IC: Is this a future of constant turmoil, or does something spark the conflict at hand in the series?
LEWIS: The badlands are in turmoil, constantly. Because when there is little to fight for (a small amount of food or water or weapons), you tend to fight harder. You kill for rations, not buffets.
The Palace is untouched by this conflict. They patrol the badlands, they infiltrate, and they spy, but if you live within the government's desired locations, you would never think about these places. They would be something brought up in a history class. That is the conflict...in the badlands you have people suffering who know that in a world right next to them people are eating and living well. It's not their fault for being well off, so what are they supposed to do? How much can they care?
IC: Can you loosely sketch out the factions that come into conflict for us?
LEWIS: The largest tribe is led by Herrod. He is delusional and power hungry and sees himself as a warlord and religious leader. Imagine a city of RVs armed for war that travel from town to town pillaging and murdering in the name of their prophecy-speaking leader...this is Herrod's army.
When we meet Hale, she is undercover with this group. Eventually she will come into contact with two brothers: Peter and Davey. They're 17- and 13-years-old each, respectively, and trained survivalists. They understand how to survive and fight, and they help Hale. As we go on, we meet Free Staters (men committed to re-creating a United States where people are free and the government aids that instead of opposing it) and other more traditional militia groups like Aryans, Death Cults, and more.
IC: You describe THE FEW as being in a similar vein as Mad Max and Emily St. John Mandel's Station Eleven. All three are dystopian works, but what elements of that type of story appeal to you and loom large in THE FEW?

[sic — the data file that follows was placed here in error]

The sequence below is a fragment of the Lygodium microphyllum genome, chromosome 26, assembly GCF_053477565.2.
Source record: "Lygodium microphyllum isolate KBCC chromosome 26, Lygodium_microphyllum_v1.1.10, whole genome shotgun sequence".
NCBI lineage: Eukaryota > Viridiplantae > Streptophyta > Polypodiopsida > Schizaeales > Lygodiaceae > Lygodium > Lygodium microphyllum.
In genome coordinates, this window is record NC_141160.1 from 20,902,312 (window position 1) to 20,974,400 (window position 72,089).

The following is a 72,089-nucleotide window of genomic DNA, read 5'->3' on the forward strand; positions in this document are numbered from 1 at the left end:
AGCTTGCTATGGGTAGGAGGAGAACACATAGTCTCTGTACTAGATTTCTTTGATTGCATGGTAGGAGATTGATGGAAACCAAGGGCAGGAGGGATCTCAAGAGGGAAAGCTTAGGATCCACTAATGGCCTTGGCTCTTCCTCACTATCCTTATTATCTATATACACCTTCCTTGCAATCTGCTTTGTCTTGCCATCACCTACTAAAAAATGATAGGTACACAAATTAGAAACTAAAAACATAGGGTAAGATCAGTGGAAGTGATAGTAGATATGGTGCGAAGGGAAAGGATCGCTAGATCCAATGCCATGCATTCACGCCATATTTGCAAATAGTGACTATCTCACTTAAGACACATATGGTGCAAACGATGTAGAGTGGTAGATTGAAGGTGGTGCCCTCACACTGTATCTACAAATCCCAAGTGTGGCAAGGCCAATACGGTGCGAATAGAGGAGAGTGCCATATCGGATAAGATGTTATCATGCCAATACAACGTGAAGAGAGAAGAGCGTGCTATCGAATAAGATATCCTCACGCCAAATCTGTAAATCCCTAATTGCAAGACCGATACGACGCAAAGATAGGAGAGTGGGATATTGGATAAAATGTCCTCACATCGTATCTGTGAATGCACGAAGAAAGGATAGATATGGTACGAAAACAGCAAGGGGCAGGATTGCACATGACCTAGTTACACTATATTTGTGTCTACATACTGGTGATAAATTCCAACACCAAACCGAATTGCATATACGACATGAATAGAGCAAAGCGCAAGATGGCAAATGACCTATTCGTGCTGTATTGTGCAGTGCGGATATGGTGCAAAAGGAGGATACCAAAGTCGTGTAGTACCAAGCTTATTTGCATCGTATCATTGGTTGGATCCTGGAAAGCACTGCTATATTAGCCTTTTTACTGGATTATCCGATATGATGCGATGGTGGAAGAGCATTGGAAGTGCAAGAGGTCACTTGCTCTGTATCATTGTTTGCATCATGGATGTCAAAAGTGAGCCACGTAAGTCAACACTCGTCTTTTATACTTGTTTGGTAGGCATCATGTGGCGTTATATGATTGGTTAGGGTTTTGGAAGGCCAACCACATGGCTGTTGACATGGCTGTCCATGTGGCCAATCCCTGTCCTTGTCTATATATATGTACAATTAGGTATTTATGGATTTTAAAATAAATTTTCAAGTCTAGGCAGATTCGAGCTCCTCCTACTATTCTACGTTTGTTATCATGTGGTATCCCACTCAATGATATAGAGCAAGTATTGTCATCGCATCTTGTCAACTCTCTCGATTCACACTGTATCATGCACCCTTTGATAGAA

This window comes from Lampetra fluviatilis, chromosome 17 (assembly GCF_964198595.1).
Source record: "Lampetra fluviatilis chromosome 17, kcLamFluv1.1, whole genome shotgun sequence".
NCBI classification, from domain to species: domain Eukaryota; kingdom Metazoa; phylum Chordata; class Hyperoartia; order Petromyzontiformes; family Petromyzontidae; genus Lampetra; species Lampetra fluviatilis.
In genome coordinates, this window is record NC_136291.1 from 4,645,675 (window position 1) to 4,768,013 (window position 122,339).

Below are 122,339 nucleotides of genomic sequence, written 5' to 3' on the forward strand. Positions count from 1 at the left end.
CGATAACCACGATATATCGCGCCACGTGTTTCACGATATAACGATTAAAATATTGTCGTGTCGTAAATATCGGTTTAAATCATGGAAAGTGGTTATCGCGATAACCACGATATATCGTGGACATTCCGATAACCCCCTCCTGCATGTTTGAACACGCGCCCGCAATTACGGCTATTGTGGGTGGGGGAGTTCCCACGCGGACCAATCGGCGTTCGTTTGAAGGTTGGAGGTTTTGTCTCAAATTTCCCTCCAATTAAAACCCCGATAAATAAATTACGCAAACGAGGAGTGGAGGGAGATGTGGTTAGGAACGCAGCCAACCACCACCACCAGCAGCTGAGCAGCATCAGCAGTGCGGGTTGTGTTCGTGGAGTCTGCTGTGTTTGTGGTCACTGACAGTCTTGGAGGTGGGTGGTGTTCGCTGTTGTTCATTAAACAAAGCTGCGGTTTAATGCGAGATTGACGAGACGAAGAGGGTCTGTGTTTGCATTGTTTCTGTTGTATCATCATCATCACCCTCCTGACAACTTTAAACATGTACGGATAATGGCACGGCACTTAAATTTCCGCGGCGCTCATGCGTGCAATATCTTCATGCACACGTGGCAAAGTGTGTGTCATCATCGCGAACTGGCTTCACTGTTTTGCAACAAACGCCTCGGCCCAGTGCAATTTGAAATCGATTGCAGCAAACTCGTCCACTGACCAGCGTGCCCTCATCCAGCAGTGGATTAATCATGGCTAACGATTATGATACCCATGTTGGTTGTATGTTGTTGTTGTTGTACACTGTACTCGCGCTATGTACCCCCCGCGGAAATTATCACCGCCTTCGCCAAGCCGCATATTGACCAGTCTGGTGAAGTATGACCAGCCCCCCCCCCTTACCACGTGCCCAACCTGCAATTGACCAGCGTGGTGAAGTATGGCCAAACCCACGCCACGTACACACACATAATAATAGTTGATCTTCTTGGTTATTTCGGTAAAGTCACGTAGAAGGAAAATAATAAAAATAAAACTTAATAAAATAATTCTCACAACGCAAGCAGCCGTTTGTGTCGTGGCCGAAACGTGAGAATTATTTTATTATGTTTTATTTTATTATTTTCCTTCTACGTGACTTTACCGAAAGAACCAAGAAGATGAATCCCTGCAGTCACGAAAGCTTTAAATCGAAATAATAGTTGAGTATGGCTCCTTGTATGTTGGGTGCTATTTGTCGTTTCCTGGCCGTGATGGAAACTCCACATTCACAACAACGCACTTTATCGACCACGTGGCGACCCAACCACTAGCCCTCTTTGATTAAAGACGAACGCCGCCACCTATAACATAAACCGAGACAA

LEWIS: I like the allegory. I like that I can write about things I feel are happening now but in a more mythic and broad way. Politically, I get overwhelmed with the rhetoric on TV and online. I actually don't care about politics—it feels quite corrupt and like it rarely has the considerations of society in mind. However, I am obsessed with society. I am so fascinated by how we all live together and work and operate and progress. Dystopia sets up a particular construct, right? The world is ending, so in the face of that much adversity, who are you at your core? And who are you willing to work with? To listen to? To build a world with?
Basically, when everything is shit, how do you try to be good?
IC: What brought you two together on this project?
HAYDEN SHERMAN: The best kind of good luck did. Sean had (thankfully) come across some work that I had posted up some time back and then emailed me about a story he wanted to tell as a "dystopian/noir piece about militias and survivalists," which was more than enough to get me going, but then as soon as I saw SAINTS I just dove in! His work was full of characters who felt like people I could know, people who I could have a conversation with, sympathize with, or even have fun with. They really feel human. That ability plus noir militia survivalists? Yes please.